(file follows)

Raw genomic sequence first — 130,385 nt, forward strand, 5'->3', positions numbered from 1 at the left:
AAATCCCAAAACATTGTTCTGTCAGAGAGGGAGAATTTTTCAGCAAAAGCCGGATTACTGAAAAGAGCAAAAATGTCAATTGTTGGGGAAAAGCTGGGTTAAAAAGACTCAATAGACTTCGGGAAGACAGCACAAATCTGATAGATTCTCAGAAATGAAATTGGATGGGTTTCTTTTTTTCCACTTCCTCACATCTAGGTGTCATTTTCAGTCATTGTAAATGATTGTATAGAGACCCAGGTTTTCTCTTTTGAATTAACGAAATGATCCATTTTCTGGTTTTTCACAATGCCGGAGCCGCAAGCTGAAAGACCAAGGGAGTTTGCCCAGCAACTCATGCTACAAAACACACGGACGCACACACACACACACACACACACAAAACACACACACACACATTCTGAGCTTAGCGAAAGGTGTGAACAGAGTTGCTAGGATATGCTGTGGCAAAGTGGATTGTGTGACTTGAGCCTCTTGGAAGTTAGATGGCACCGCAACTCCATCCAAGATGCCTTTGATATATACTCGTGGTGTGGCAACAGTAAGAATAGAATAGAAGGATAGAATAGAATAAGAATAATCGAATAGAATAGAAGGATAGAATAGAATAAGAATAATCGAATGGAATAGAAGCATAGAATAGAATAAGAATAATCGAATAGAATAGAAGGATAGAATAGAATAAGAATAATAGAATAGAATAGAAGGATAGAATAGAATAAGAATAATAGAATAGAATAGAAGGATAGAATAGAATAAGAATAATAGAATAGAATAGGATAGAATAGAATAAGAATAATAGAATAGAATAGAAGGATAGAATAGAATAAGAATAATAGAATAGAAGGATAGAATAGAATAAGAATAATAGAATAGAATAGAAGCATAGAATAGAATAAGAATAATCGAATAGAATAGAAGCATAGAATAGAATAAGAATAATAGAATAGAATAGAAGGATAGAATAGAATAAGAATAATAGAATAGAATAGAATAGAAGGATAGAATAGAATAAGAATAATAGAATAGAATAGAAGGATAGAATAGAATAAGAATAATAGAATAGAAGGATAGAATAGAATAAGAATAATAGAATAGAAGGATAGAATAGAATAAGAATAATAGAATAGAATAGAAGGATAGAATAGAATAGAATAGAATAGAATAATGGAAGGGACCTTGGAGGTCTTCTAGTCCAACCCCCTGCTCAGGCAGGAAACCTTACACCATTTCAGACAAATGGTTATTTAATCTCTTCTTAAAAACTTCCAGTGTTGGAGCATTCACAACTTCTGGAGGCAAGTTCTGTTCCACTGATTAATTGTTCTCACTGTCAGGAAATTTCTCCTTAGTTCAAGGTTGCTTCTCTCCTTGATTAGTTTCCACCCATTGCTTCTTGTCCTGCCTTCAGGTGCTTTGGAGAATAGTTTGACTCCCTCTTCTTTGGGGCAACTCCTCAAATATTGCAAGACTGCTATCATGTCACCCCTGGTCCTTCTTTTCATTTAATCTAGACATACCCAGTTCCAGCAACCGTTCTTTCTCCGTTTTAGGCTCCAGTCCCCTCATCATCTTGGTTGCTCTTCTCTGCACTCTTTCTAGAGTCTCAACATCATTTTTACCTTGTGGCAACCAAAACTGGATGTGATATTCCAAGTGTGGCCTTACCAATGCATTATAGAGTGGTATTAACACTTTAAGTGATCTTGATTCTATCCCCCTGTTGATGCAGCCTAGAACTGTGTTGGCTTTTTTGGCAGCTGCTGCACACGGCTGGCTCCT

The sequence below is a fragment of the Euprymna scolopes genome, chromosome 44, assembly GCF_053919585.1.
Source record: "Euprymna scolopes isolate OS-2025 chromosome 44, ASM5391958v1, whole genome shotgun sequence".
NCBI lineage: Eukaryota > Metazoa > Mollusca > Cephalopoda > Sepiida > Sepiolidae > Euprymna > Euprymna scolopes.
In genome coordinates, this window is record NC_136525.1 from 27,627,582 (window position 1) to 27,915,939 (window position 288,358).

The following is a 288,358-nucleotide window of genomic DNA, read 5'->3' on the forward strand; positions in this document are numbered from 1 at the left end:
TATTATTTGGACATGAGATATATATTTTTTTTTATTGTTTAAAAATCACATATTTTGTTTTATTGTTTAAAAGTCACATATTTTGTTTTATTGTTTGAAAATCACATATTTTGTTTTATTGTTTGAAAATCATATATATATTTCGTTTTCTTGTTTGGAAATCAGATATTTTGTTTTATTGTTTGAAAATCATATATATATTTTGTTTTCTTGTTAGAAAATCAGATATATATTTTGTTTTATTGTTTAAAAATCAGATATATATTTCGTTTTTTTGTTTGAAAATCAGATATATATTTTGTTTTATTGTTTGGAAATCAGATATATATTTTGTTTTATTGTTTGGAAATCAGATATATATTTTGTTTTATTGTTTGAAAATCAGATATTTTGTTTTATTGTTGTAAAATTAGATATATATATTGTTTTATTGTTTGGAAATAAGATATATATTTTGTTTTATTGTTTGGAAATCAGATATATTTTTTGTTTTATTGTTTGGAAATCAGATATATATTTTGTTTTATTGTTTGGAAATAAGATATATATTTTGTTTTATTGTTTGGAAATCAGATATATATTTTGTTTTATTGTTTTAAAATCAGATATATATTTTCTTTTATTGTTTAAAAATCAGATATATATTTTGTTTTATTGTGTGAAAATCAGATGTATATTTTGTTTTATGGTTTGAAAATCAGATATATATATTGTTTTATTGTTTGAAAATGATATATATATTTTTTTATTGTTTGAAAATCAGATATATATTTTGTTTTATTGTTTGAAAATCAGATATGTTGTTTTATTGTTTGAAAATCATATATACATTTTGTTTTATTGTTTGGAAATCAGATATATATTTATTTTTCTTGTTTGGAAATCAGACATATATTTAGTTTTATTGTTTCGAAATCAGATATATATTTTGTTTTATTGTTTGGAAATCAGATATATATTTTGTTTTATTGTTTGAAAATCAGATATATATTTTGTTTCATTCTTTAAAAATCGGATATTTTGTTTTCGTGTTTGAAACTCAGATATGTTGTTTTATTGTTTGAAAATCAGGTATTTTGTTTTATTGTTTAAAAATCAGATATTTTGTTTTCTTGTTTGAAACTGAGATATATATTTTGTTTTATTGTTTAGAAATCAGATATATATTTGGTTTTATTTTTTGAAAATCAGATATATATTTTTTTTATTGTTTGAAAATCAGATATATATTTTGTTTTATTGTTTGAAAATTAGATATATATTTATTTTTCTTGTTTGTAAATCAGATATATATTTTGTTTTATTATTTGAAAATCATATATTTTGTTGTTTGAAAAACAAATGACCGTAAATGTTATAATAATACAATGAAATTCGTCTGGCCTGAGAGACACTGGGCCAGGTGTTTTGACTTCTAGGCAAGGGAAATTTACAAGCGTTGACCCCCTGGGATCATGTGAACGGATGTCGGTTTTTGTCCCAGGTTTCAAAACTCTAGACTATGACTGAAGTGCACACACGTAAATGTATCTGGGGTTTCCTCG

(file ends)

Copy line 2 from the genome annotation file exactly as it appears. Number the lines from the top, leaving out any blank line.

AAATCCCAAAACATTGTTCTGTCAGAGAGGGAGAATTTTTCAGCAAAAGCCGGATTACTGAAAAGAGCAAAAATGTCAATTGTTGGGGAAAAGCTGGGTTAAAAAGACTCAATAGACTTCGGGAAGACAGCACAAATCTGATAGATTCTCAGAAATGAAATTGGATGGGTTTCTTTTTTTCCACTTCCTCACATCTAGGTGTCATTTTCAGTCATTGTAAATGATTGTATAGAGACCCAGGTTTTCTCTTTTGAATTAACGAAATGATCCATTTTCTGGTTTTTCACAATGCCGGAGCCGCAAGCTGAAAGACCAAGGGAGTTTGCCCAGCAACTCATGCTACAAAACACACGGACGCACACACACACACACACACACACAAAACACACACACACACATTCTGAGCTTAGCGAAAGGTGTGAACAGAGTTGCTAGGATATGCTGTGGCAAAGTGGATTGTGTGACTTGAGCCTCTTGGAAGTTAGATGGCACCGCAACTCCATCCAAGATGCCTTTGATATATACTCGTGGTGTGGCAACAGTAAGAATAGAATAGAAGGATAGAATAGAATAAGAATAATCGAATAGAATAGAAGGATAGAATAGAATAAGAATAATCGAATGGAATAGAAGCATAGAATAGAATAAGAATAATCGAATAGAATAGAAGGATAGAATAGAATAAGAATAATAGAATAGAATAGAAGGATAGAATAGAATAAGAATAATAGAATAGAATAGAAGGATAGAATAGAATAAGAATAATAGAATAGAATAGGATAGAATAGAATAAGAATAATAGAATAGAATAGAAGGATAGAATAGAATAAGAATAATAGAATAGAAGGATAGAATAGAATAAGAATAATAGAATAGAATAGAAGCATAGAATAGAATAAGAATAATCGAATAGAATAGAAGCATAGAATAGAATAAGAATAATAGAATAGAATAGAAGGATAGAATAGAATAAGAATAATAGAATAGAATAGAATAGAAGGATAGAATAGAATAAGAATAATAGAATAGAATAGAAGGATAGAATAGAATAAGAATAATAGAATAGAAGGATAGAATAGAATAAGAATAATAGAATAGAAGGATAGAATAGAATAAGAATAATAGAATAGAATAGAAGGATAGAATAGAATAGAATAGAATAGAATAATGGAAGGGACCTTGGAGGTCTTCTAGTCCAACCCCCTGCTCAGGCAGGAAACCTTACACCATTTCAGACAAATGGTTATTTAATCTCTTCTTAAAAACTTCCAGTGTTGGAGCATTCACAACTTCTGGAGGCAAGTTCTGTTCCACTGATTAATTGTTCTCACTGTCAGGAAATTTCTCCTTAGTTCAAGGTTGCTTCTCTCCTTGATTAGTTTCCACCCATTGCTTCTTGTCCTGCCTTCAGGTGCTTTGGAGAATAGTTTGACTCCCTCTTCTTTGGGGCAACTCCTCAAATATTGCAAGACTGCTATCATGTCACCCCTGGTCCTTCTTTTCATTTAATCTAGACATACCCAGTTCCAGCAACCGTTCTTTCTCCGTTTTAGGCTCCAGTCCCCTCATCATCTTGGTTGCTCTTCTCTGCACTCTTTCTAGAGTCTCAACATCATTTTTACCTTGTGGCAACCAAAACTGGATGTGATATTCCAAGTGTGGCCTTACCAATGCATTATAGAGTGGTATTAACACTTTAAGTGATCTTGATTCTATCCCCCTGTTGATGCAGCCTAGAACTGTGTTGGCTTTTTTGGCAGCTGCTGCACACGGCTGGCTCCT